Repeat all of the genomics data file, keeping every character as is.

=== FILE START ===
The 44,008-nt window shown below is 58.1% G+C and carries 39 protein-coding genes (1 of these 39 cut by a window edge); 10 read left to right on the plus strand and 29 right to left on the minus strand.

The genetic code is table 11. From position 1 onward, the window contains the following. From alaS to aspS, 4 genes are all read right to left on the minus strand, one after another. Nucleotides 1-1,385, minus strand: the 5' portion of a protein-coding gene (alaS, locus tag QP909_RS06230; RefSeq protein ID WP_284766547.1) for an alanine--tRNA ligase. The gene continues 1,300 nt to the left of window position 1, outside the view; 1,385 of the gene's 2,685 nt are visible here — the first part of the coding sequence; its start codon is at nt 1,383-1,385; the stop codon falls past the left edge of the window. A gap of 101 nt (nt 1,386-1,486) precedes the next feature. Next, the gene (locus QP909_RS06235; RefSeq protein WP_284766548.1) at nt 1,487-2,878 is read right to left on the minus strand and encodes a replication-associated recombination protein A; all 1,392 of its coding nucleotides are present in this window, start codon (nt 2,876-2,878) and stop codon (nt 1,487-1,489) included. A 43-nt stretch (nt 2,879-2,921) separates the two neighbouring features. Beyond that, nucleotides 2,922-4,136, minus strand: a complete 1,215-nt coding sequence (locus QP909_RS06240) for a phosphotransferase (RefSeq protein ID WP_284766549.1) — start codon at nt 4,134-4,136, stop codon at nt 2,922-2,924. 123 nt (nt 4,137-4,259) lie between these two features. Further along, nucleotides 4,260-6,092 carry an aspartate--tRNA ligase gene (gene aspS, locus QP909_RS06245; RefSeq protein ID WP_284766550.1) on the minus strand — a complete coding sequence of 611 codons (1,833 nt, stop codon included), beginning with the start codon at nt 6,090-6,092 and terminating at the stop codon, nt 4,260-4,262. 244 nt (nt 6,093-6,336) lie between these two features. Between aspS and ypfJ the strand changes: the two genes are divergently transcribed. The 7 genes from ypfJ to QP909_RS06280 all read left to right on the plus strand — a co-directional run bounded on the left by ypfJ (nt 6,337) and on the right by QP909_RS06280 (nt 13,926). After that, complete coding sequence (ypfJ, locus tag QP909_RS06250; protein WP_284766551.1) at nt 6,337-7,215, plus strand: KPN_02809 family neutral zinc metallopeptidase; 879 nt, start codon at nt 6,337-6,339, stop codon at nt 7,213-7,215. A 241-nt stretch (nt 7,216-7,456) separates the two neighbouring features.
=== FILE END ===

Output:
The 44,008-nt window shown below is 58.1% G+C and carries 39 protein-coding genes (1 of these 39 cut by a window edge); 10 read left to right on the plus strand and 29 right to left on the minus strand.

The genetic code is table 11. From position 1 onward, the window contains the following. From alaS to aspS, 4 genes are all read right to left on the minus strand, one after another. Nucleotides 1-1,385, minus strand: the 5' portion of a protein-coding gene (alaS, locus tag QP909_RS06230; RefSeq protein ID WP_284766547.1) for an alanine--tRNA ligase. The gene continues 1,300 nt to the left of window position 1, outside the view; 1,385 of the gene's 2,685 nt are visible here — the first part of the coding sequence; its start codon is at nt 1,383-1,385; the stop codon falls past the left edge of the window. A gap of 101 nt (nt 1,386-1,486) precedes the next feature. Next, the gene (locus QP909_RS06235; RefSeq protein WP_284766548.1) at nt 1,487-2,878 is read right to left on the minus strand and encodes a replication-associated recombination protein A; all 1,392 of its coding nucleotides are present in this window, start codon (nt 2,876-2,878) and stop codon (nt 1,487-1,489) included. A 43-nt stretch (nt 2,879-2,921) separates the two neighbouring features. Beyond that, nucleotides 2,922-4,136, minus strand: a complete 1,215-nt coding sequence (locus QP909_RS06240) for a phosphotransferase (RefSeq protein ID WP_284766549.1) — start codon at nt 4,134-4,136, stop codon at nt 2,922-2,924. 123 nt (nt 4,137-4,259) lie between these two features. Further along, nucleotides 4,260-6,092 carry an aspartate--tRNA ligase gene (gene aspS, locus QP909_RS06245; RefSeq protein ID WP_284766550.1) on the minus strand — a complete coding sequence of 611 codons (1,833 nt, stop codon included), beginning with the start codon at nt 6,090-6,092 and terminating at the stop codon, nt 4,260-4,262. 244 nt (nt 6,093-6,336) lie between these two features. Between aspS and ypfJ the strand changes: the two genes are divergently transcribed. The 7 genes from ypfJ to QP909_RS06280 all read left to right on the plus strand — a co-directional run bounded on the left by ypfJ (nt 6,337) and on the right by QP909_RS06280 (nt 13,926). After that, complete coding sequence (ypfJ, locus tag QP909_RS06250; protein WP_284766551.1) at nt 6,337-7,215, plus strand: KPN_02809 family neutral zinc metallopeptidase; 879 nt, start codon at nt 6,337-6,339, stop codon at nt 7,213-7,215. A 241-nt stretch (nt 7,216-7,456) separates the two neighbouring features.